New GM technique injects mosquitoes with a gene that results in mostly male offspring, eventually leading to a population crash.
Previous efforts to tackle the disease, that kills more than 1 million people each year – most of whom are African children – have included bed nets to protect people and insecticides to kill the mosquito species most responsible for the transmission of malaria (Anopheles gambiae
). The new technique by a team at Imperial College London involves injecting mosquitoes with a gene that causes the vast majority of their offspring to be male, leading to an eventual dramatic decline in population within six generations as females disappear. “You have a short-term benefit because males don’t bite humans [and transmit malaria],” Andrea Crisanti, one of the authors of the new research, which was published in the journal Nature Communications on Tuesday
, told the Guardian. “But in the long term you will eventually eradicate or substantially reduce mosquitoes. This could make a substantial contribution to eradicating malaria, combined with other tools such as insecticides.”
These new mosquitoes are now set to be used in Brazil, having been approved for use by the Brazilian government with a factory for their production now opened. [more inside]
In March 2012, inspectors from the U.S. Department of Agriculture uncovered a problem in Elgin, Texas. Beef sausage from a small family-run meat processor appeared to have been contaminated with a nasty bacterium called Listeria monocytogenes. The bug can make people sick and, in rare cases, be deadly. The processor had to recall more than a ton of sausage. It’s the kind of story that strikes terror in the hearts of other sausage peddlers, including Mike Satzow, so he uses phages to keep his small company's sausages safe to eat.
One of the many problems farmers of various kinds of legumes need to deal with is the pea aphid
. They reproduce incredibly fast and live by sucking the sap out of the plants, an electron micrograph of one in action
. However, while they are terrifying parasites of legumes, they have their own yet more horrific parasites, a parasitoid
wasp. Here is a really nice close up picture of one doing its thing
, a video of the act
, and here is a brain meltingly horrific video of a dissection of the mummified aftermath 8 days later
. Essentially, these wasps deposit their eggs in a pea aphid and the growing larva feeds on it, developing there for about a week, and then consuming the host from the inside out
like a Xenomorph
. When it’s done, the wasp larva dries the aphid’s cuticle into a papery brittle shell and an adult wasp emerges from the aphid mummy. Legume farmers love them, and you can even order their mummies online these days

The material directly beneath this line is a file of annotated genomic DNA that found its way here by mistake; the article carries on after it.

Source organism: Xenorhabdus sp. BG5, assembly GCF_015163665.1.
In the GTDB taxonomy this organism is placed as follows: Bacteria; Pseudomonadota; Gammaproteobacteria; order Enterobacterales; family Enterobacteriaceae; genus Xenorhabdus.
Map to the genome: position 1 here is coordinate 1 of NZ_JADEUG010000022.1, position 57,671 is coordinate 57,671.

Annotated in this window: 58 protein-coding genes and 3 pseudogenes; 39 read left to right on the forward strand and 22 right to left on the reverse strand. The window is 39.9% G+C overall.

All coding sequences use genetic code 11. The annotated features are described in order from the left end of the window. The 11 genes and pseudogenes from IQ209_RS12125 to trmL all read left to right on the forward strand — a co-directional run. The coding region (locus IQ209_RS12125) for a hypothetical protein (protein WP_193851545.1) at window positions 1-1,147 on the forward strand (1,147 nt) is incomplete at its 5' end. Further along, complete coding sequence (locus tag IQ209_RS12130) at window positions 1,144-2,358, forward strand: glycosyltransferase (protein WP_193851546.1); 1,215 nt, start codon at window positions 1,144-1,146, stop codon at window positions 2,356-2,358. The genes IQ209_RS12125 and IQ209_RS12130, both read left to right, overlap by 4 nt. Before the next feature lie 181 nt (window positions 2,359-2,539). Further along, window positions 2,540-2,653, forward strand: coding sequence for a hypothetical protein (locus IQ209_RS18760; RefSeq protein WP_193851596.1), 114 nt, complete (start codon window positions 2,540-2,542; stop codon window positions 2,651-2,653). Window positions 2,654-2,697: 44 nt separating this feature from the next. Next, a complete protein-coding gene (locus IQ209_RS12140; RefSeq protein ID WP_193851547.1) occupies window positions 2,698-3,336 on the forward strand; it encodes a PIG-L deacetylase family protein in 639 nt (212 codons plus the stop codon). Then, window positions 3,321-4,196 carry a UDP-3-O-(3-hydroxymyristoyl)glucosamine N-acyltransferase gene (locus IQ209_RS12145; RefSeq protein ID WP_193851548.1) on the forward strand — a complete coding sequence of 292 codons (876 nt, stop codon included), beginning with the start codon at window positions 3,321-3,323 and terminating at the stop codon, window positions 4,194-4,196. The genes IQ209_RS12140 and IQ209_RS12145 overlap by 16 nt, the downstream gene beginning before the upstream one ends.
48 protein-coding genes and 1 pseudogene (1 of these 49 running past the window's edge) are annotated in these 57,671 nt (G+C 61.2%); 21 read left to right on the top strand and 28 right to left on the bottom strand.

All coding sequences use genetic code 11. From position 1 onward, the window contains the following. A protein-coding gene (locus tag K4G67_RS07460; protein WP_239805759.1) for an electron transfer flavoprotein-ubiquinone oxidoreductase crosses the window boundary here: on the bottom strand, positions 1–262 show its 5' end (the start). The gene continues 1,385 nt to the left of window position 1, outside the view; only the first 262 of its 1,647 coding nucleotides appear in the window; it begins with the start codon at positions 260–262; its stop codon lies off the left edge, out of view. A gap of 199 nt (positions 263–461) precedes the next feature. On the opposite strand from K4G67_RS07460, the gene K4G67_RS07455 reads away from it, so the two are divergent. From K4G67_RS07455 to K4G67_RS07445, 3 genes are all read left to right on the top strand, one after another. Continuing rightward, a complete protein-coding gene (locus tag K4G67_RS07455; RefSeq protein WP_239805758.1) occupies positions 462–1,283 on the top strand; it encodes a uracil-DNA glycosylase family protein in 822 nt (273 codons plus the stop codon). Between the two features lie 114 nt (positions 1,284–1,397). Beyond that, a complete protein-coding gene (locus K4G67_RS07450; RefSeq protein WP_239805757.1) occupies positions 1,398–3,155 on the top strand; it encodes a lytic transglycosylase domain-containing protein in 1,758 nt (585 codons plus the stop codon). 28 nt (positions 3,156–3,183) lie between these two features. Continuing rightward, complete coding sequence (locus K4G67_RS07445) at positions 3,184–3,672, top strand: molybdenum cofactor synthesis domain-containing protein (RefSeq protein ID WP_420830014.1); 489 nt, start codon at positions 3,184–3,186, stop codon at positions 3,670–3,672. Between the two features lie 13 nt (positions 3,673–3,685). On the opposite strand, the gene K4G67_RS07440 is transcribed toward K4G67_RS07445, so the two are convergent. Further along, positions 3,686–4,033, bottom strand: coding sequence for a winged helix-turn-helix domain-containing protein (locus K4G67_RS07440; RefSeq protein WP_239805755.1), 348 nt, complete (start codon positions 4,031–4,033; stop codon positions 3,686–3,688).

. However, farmers noticed that the wasps didn't work as effectively on all of the aphids, and so researchers went to work figuring out why. It turns out that all aphids have a primary bacterial endosymbiont living inside their cells, in addition to and just like a mitochondria, and that many have some combination of five other secondary endosymbionts
. Interestingly, two of those other five, Hamiltonella defensa
and Serratia symbiotica
have been shown to confer varying levels of resistance to the parasitoid wasp, allowing the aphid to survive infection. However, it turns out that there is yet one more layer to this story, [more inside]
The International Science & Engineering Visualization Challenge 2010
- "Researchers are generating mind-boggling volumes of data at exponentially increasing rates. The ability to process that information and display it in ways that enhance understanding is an increasingly important aspect of the way scientists communicate with each other and—especially—with students and the general public. That's why, for the past 8 years, Science and the U.S. National Science Foundation (NSF) have co-sponsored annual challenges to promote cutting-edge efforts to visualize scientific data, principles, and ideas. This year's awardees
span scales from nanoparticles to colliding galaxies, and from microseconds to millennia."
There has been a new discipline developing in molecular biology for some time now, Bioanimation! Projects have ranged in size from WEHI
's colossal compilation
to Harvard Biovision
's magnum opus "Inner Life of the Cell"
to commercially produced masterpieces
to smaller projects by university PIs and enthusiasts. much [more inside]
Bacteriophages ("phages" for short) were the only effective treatment against infectious diseases until antibiotics came along during WWII.
Phages are the most ubiquitous organism on Earth. They are naturally occurring viruses that infect bacteria and bacteria only. We live in a sea of phages. Our bodies are more phage than human. There approximately 10 to the 32 power of them around us. That's 10 with 32 zeros behind it.
Antibiotics cannot keep up with evolving infections, while phages naturally co-evolve with the bacteria.
Currently we are in a growing antibiotic crisis
and phage therapy is getting a serious look again.
Here's a fascinating discussion
from National Public Radio.
The Big Picture Book of Viruses
is "intended to serve as both a catalog of virus pictures on the Internet and as an educational resource to those seeking more information about viruses. To this end, it is intimately linked to All the Virology on the WWW
, and our collection of Virology Courses and Tutorials." Interesting electron micrographs include
pictures of Marburg and Ebola viruses
and T-4 like phages
. Once a bio geek, always a bio geek. And for some other information about why viruses always matter see The 1918 Influenza Pandemic
(sorry the page design sucks but it's a good read) and The American Experience: Influenza 1918
. Are you sure that runny nose is just allergies?